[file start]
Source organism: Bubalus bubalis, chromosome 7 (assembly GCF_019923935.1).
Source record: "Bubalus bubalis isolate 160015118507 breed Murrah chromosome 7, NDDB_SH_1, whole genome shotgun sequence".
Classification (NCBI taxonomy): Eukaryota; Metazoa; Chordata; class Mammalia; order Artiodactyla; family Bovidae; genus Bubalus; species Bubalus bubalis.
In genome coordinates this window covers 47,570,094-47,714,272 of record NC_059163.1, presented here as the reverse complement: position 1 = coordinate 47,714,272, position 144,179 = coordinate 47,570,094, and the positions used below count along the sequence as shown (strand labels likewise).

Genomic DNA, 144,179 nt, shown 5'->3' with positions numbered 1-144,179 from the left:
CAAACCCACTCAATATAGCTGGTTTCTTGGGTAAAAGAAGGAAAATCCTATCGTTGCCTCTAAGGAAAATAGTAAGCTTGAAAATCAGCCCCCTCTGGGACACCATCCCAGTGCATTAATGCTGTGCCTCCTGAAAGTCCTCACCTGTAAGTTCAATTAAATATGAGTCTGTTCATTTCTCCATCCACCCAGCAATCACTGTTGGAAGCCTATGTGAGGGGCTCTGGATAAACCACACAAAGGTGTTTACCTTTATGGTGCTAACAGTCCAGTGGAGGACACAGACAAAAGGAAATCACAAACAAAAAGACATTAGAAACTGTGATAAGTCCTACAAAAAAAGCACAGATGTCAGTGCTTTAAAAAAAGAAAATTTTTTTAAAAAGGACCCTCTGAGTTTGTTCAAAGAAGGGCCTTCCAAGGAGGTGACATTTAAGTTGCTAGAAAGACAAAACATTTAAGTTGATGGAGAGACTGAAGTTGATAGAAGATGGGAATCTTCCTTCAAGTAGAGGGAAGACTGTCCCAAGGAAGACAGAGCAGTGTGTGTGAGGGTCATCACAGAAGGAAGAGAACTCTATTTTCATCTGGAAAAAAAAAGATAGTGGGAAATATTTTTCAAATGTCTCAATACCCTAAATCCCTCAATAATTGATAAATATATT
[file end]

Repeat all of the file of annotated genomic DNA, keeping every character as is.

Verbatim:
Source organism: Bubalus bubalis, chromosome 7 (assembly GCF_019923935.1).
Source record: "Bubalus bubalis isolate 160015118507 breed Murrah chromosome 7, NDDB_SH_1, whole genome shotgun sequence".
Classification (NCBI taxonomy): Eukaryota; Metazoa; Chordata; class Mammalia; order Artiodactyla; family Bovidae; genus Bubalus; species Bubalus bubalis.
In genome coordinates this window covers 47,570,094-47,714,272 of record NC_059163.1, presented here as the reverse complement: position 1 = coordinate 47,714,272, position 144,179 = coordinate 47,570,094, and the positions used below count along the sequence as shown (strand labels likewise).

Genomic DNA, 144,179 nt, shown 5'->3' with positions numbered 1-144,179 from the left:
CAAACCCACTCAATATAGCTGGTTTCTTGGGTAAAAGAAGGAAAATCCTATCGTTGCCTCTAAGGAAAATAGTAAGCTTGAAAATCAGCCCCCTCTGGGACACCATCCCAGTGCATTAATGCTGTGCCTCCTGAAAGTCCTCACCTGTAAGTTCAATTAAATATGAGTCTGTTCATTTCTCCATCCACCCAGCAATCACTGTTGGAAGCCTATGTGAGGGGCTCTGGATAAACCACACAAAGGTGTTTACCTTTATGGTGCTAACAGTCCAGTGGAGGACACAGACAAAAGGAAATCACAAACAAAAAGACATTAGAAACTGTGATAAGTCCTACAAAAAAAGCACAGATGTCAGTGCTTTAAAAAAAGAAAATTTTTTTAAAAAGGACCCTCTGAGTTTGTTCAAAGAAGGGCCTTCCAAGGAGGTGACATTTAAGTTGCTAGAAAGACAAAACATTTAAGTTGATGGAGAGACTGAAGTTGATAGAAGATGGGAATCTTCCTTCAAGTAGAGGGAAGACTGTCCCAAGGAAGACAGAGCAGTGTGTGTGAGGGTCATCACAGAAGGAAGAGAACTCTATTTTCATCTGGAAAAAAAAAGATAGTGGGAAATATTTTTCAAATGTCTCAATACCCTAAATCCCTCAATAATTGATAAATATATT